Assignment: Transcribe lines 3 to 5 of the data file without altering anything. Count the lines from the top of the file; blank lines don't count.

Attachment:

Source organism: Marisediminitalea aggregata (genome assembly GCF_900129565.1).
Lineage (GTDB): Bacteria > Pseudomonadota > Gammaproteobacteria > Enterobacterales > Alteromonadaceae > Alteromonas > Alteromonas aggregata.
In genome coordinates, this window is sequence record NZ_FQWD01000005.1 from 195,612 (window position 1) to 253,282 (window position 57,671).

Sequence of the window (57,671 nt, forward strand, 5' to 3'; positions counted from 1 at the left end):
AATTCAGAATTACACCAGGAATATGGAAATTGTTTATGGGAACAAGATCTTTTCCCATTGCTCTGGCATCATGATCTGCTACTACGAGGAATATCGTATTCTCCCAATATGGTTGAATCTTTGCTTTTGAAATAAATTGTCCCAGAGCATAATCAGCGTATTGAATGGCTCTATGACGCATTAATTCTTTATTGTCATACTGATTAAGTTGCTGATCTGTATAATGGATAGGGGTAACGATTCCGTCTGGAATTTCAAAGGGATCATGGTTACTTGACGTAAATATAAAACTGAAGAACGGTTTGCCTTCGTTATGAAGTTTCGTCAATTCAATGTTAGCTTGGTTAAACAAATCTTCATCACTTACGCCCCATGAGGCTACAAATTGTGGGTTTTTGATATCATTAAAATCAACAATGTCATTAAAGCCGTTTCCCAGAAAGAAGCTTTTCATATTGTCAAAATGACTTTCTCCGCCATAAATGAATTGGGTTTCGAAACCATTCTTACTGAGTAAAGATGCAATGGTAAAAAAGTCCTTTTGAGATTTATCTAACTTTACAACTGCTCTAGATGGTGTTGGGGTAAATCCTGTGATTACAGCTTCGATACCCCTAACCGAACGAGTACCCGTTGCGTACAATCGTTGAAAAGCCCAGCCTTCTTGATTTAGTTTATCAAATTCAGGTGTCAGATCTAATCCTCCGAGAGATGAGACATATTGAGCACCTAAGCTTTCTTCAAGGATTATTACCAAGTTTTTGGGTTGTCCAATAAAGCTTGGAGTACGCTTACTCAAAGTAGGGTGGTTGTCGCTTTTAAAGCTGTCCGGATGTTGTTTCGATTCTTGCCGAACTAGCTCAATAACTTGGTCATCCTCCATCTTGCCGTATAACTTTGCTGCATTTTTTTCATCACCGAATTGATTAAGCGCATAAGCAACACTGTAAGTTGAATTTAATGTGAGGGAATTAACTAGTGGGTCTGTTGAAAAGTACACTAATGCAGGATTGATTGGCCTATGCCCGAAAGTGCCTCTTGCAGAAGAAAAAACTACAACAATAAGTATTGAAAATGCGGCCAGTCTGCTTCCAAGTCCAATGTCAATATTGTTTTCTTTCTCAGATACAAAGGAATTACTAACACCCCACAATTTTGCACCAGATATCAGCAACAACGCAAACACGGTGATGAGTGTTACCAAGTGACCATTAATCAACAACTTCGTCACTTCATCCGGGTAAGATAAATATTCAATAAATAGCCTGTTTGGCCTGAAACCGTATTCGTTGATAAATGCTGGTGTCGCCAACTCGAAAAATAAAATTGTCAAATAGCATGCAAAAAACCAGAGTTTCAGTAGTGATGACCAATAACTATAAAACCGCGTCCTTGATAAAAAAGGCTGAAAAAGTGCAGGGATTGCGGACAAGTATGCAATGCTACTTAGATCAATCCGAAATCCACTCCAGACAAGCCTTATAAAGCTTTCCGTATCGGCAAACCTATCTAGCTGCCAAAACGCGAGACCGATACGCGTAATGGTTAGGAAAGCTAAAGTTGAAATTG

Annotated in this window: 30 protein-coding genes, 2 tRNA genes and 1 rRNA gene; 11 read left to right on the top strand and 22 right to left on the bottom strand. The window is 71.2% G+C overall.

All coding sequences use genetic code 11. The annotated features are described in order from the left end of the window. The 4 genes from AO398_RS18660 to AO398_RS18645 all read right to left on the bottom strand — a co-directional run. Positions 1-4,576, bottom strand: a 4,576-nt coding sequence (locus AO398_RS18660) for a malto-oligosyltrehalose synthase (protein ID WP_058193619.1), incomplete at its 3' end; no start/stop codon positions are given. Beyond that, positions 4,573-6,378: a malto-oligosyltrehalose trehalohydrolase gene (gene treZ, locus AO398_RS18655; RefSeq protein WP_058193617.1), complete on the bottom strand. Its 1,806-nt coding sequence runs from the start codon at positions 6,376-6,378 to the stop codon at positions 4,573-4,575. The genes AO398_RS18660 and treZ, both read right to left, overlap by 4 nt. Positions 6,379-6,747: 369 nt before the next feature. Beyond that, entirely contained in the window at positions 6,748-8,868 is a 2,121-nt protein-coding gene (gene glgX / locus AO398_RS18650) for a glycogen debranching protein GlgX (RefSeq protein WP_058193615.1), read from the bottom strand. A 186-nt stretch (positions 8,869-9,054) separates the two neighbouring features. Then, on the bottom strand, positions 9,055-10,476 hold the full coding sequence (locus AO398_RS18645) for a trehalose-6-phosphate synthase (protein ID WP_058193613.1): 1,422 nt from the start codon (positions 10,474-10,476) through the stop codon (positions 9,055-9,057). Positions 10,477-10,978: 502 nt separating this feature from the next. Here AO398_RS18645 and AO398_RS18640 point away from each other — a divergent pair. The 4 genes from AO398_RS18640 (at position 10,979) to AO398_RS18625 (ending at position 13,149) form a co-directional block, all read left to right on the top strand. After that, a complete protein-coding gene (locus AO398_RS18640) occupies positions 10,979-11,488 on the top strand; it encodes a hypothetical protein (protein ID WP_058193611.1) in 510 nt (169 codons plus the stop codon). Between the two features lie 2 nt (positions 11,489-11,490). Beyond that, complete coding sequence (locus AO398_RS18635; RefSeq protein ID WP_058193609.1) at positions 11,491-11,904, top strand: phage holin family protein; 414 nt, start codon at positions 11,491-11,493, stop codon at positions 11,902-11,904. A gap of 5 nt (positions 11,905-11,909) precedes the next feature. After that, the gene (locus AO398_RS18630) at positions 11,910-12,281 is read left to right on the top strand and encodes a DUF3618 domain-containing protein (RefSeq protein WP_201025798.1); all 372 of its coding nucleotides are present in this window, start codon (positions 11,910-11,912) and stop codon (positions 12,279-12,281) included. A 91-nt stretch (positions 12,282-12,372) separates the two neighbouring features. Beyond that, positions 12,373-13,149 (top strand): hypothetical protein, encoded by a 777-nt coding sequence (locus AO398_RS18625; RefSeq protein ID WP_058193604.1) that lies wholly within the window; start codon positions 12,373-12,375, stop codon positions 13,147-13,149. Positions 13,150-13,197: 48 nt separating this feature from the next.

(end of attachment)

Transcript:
In genome coordinates, this window is sequence record NZ_FQWD01000005.1 from 195,612 (window position 1) to 253,282 (window position 57,671).

Sequence of the window (57,671 nt, forward strand, 5' to 3'; positions counted from 1 at the left end):
AATTCAGAATTACACCAGGAATATGGAAATTGTTTATGGGAACAAGATCTTTTCCCATTGCTCTGGCATCATGATCTGCTACTACGAGGAATATCGTATTCTCCCAATATGGTTGAATCTTTGCTTTTGAAATAAATTGTCCCAGAGCATAATCAGCGTATTGAATGGCTCTATGACGCATTAATTCTTTATTGTCATACTGATTAAGTTGCTGATCTGTATAATGGATAGGGGTAACGATTCCGTCTGGAATTTCAAAGGGATCATGGTTACTTGACGTAAATATAAAACTGAAGAACGGTTTGCCTTCGTTATGAAGTTTCGTCAATTCAATGTTAGCTTGGTTAAACAAATCTTCATCACTTACGCCCCATGAGGCTACAAATTGTGGGTTTTTGATATCATTAAAATCAACAATGTCATTAAAGCCGTTTCCCAGAAAGAAGCTTTTCATATTGTCAAAATGACTTTCTCCGCCATAAATGAATTGGGTTTCGAAACCATTCTTACTGAGTAAAGATGCAATGGTAAAAAAGTCCTTTTGAGATTTATCTAACTTTACAACTGCTCTAGATGGTGTTGGGGTAAATCCTGTGATTACAGCTTCGATACCCCTAACCGAACGAGTACCCGTTGCGTACAATCGTTGAAAAGCCCAGCCTTCTTGATTTAGTTTATCAAATTCAGGTGTCAGATCTAATCCTCCGAGAGATGAGACATATTGAGCACCTAAGCTTTCTTCAAGGATTATTACCAAGTTTTTGGGTTGTCCAATAAAGCTTGGAGTACGCTTACTCAAAGTAGGGTGGTTGTCGCTTTTAAAGCTGTCCGGATGTTGTTTCGATTCTTGCCGAACTAGCTCAATAACTTGGTCATCCTCCATCTTGCCGTATAACTTTGCTGCATTTTTTTCATCACCGAATTGATTAAGCGCATAAGCAACACTGTAAGTTGAATTTAATGTGAGGGAATTAACTAGTGGGTCTGTTGAAAAGTACACTAATGCAGGATTGATTGGCCTATGCCCGAAAGTGCCTCTTGCAGAAGAAAAAACTACAACAATAAGTATTGAAAATGCGGCCAGTCTGCTTCCAAGTCCAATGTCAATATTGTTTTCTTTCTCAGATACAAAGGAATTACTAACACCCCACAATTTTGCACCAGATATCAGCAACAACGCAAACACGGTGATGAGTGTTACCAAGTGACCATTAATCAACAACTTCGTCACTTCATCCGGGTAAGATAAATATTCAATAAATAGCCTGTTTGGCCTGAAACCGTATTCGTTGATAAATGCTGGTGTCGCCAACTCGAAAAATAAAATTGTCAAATAGCATGCAAAAAACCAGAGTTTCAGTAGTGATGACCAATAACTATAAAACCGCGTCCTTGATAAAAAAGGCTGAAAAAGTGCAGGGATTGCGGACAAGTATGCAATGCTACTTAGATCAATCCGAAATCCACTCCAGACAAGCCTTATAAAGCTTTCCGTATCGGCAAACCTATCTAGCTGCCAAAACGCGAGACCGATACGCGTAATGGTTAGGAAAGCTAAAGTTGAAATTG